Pension funds can look forward to 1998 with some optimism and back on 1997 with some relief, as far as the UK property market is concerned. According to provisional figures from performance measurement consultancy The WM Company, pension funds' property holdings showed average returns of 12.4% last year. This was a considerable improvement on 1996's 8.6% and well above the long-term (20-year) average of 10.7%. But there is always a fly in the ointment. Property was completely overshadowed by the 22% average return on UK equities. The UK property industry, in selling its merits to fund asset allocation committees, has more problems in downplaying the relative attractions of equities than in boosting the merits of property.

But at least the UK pension funds do not appear to have been running down their net property holdings in 1997 as they were in 1996. After net investment in property of only £28m in the first half of 1997, the figure for the third quarter jumped to £145m. However, property still accounts for only 4.9% of UK pension fund assets according to WM, up only marginally from the previous year.

1997 was important for UK commercial property as it marked the first occasion since the slump of 1990-93 that property had produced respectable returns based on its intrinsic merits. In other words, for the first time since the crash at the start of the decade, the increase in values was underpinned by rising rents. Good property returns were seen in 1993 and 1994, but this was mainly the result of a yield play: as bond yields dropped, investors moved into property for higher returns and thus forced capital values up. Rises in capital value that result from rising rents are far more soundly based.

Most of the forecasters are predicting another good year for UK property investment in 1998. The country is now at the point in the property cycle where demand is good, rents for good-quality space are rising and there is little yet in the way of speculative development of new space to ease the pressure on rents. The banks, which have been reluctant since the crash to finance speculative property development, are now talking more of the possibility. But even if talk turns rapidly into action it will be 18 months to two years before new space becomes available and perhaps slows the growth in rents.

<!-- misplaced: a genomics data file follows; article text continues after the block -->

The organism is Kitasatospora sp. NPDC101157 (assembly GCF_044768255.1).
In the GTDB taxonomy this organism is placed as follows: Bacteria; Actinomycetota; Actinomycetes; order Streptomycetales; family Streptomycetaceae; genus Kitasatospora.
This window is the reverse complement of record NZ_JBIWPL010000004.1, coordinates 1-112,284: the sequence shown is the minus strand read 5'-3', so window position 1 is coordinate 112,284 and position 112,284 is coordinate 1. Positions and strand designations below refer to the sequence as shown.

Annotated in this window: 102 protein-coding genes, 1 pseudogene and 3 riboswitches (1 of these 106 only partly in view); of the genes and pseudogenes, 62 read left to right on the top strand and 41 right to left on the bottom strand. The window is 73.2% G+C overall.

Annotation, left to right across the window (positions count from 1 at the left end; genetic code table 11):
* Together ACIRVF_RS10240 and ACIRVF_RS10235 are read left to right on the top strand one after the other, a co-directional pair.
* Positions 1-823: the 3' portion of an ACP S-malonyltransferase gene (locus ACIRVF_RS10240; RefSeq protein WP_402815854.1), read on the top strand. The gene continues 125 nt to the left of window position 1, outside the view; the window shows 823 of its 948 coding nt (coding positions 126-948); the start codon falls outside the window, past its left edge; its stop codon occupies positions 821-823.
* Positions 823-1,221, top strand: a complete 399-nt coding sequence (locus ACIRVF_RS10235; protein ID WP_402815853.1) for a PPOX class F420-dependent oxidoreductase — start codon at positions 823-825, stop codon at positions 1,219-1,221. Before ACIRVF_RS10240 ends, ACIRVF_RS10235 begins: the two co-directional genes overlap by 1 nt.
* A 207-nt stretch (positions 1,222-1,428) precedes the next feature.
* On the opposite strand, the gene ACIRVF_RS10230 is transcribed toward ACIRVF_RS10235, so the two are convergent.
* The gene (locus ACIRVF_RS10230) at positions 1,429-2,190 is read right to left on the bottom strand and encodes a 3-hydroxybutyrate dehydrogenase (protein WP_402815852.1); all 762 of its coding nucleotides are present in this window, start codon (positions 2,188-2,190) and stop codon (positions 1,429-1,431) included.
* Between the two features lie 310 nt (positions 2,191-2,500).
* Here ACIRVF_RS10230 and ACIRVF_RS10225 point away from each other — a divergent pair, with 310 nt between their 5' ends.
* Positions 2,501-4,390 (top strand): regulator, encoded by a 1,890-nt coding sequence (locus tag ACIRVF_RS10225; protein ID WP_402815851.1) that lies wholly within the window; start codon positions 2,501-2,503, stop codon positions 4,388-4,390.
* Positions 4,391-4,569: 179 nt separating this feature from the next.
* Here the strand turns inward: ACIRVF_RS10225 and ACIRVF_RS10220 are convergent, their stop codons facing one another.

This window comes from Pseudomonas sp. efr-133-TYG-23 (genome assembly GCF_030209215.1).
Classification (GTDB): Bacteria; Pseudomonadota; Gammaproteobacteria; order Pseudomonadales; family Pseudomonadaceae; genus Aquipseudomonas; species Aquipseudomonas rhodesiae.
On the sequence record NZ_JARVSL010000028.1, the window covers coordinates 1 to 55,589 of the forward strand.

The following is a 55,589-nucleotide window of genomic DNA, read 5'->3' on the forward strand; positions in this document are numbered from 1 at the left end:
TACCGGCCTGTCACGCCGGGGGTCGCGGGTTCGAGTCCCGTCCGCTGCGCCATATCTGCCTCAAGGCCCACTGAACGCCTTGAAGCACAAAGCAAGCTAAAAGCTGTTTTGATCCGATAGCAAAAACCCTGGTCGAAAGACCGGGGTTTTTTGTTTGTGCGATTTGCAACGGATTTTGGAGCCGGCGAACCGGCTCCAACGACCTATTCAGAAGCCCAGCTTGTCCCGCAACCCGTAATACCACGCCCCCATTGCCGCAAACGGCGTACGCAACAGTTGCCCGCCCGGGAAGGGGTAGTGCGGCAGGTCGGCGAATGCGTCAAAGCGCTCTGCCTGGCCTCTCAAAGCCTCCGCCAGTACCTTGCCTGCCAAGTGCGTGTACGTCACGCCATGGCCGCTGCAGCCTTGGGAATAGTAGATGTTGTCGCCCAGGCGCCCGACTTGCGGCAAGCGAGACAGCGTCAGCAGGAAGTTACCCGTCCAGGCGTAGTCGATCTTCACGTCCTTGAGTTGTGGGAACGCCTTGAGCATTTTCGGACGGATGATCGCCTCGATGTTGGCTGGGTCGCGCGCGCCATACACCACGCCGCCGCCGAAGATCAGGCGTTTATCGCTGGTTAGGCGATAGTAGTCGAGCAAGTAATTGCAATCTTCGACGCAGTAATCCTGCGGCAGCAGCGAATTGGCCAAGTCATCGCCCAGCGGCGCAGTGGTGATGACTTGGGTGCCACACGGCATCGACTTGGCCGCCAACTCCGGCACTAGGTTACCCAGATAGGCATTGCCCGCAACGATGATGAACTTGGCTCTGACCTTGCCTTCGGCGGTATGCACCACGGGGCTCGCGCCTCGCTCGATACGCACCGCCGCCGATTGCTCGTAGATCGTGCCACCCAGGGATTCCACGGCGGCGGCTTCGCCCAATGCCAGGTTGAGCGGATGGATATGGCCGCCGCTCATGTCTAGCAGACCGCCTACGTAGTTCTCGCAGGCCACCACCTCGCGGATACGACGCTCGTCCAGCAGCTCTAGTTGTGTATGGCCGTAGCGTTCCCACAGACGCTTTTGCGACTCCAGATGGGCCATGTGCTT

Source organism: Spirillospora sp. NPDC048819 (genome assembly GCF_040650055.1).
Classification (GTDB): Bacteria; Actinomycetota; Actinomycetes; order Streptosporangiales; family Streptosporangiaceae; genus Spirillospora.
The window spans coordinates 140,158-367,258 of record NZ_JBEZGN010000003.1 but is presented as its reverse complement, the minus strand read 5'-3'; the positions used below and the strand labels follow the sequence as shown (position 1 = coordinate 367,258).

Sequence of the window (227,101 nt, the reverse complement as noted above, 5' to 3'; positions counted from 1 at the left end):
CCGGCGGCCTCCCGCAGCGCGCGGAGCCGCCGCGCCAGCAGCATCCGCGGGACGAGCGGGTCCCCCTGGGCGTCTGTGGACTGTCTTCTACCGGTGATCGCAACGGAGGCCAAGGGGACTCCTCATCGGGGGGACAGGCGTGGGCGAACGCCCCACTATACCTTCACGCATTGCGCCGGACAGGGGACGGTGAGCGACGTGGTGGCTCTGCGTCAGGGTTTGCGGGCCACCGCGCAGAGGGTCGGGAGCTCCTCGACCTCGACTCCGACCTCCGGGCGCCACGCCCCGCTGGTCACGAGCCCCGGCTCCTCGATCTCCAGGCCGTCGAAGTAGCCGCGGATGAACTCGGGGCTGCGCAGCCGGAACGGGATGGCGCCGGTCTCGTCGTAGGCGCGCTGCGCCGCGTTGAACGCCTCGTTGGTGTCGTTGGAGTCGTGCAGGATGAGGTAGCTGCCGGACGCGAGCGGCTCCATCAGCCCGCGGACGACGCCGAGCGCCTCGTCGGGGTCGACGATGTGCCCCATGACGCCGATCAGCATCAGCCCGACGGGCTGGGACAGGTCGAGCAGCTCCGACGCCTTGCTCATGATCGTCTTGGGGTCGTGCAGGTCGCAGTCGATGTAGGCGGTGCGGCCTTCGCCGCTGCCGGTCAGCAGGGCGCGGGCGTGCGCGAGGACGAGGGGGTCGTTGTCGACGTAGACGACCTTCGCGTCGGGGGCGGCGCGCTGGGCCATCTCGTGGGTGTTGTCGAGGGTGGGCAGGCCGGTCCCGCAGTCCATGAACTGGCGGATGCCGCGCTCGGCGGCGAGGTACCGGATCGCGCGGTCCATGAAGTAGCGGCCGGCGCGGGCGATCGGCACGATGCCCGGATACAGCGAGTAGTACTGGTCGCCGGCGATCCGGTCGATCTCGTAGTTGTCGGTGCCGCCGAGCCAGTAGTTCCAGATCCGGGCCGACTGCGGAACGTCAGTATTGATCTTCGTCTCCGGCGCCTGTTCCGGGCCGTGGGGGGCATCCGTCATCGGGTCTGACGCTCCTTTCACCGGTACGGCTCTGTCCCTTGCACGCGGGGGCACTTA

The property industry will thus be watching very closely for evidence of renewed speculative development, as this could dominate prospects for growth in values from 2000 onwards.

Analysing last year's performance of institutionally-held property, Investment Property Databank (IPD) puts total returns at 15.5% - rather higher than WM's figure for the pension funds alone. Rental values grew on average by 5.6% over the year for the three main classes of business property, with offices making the largest contribution at 7.1% growth. Capital growth of 6.6% for all classes of property was a little higher than rental growth, thanks to a modest reduction in average yields, but rising rents were clearly the dominant factor.

The IPD figures underline the fact that most of the growth was in London and the south east. This pattern could well persist through 1998. Investors are likely to concentrate on quality, both by property type and location.

In the words of Peter Evans of agents DTZ Debenham Thorpe, the drivers of demand look good for the next three or four years with a shortage of the types of space that are most in demand. And as an additional technical factor, he points out that the average yield on property is again above the average yield on medium-dated UK government bonds. Commercial property in the UK has income attractions as well as growth possibilities.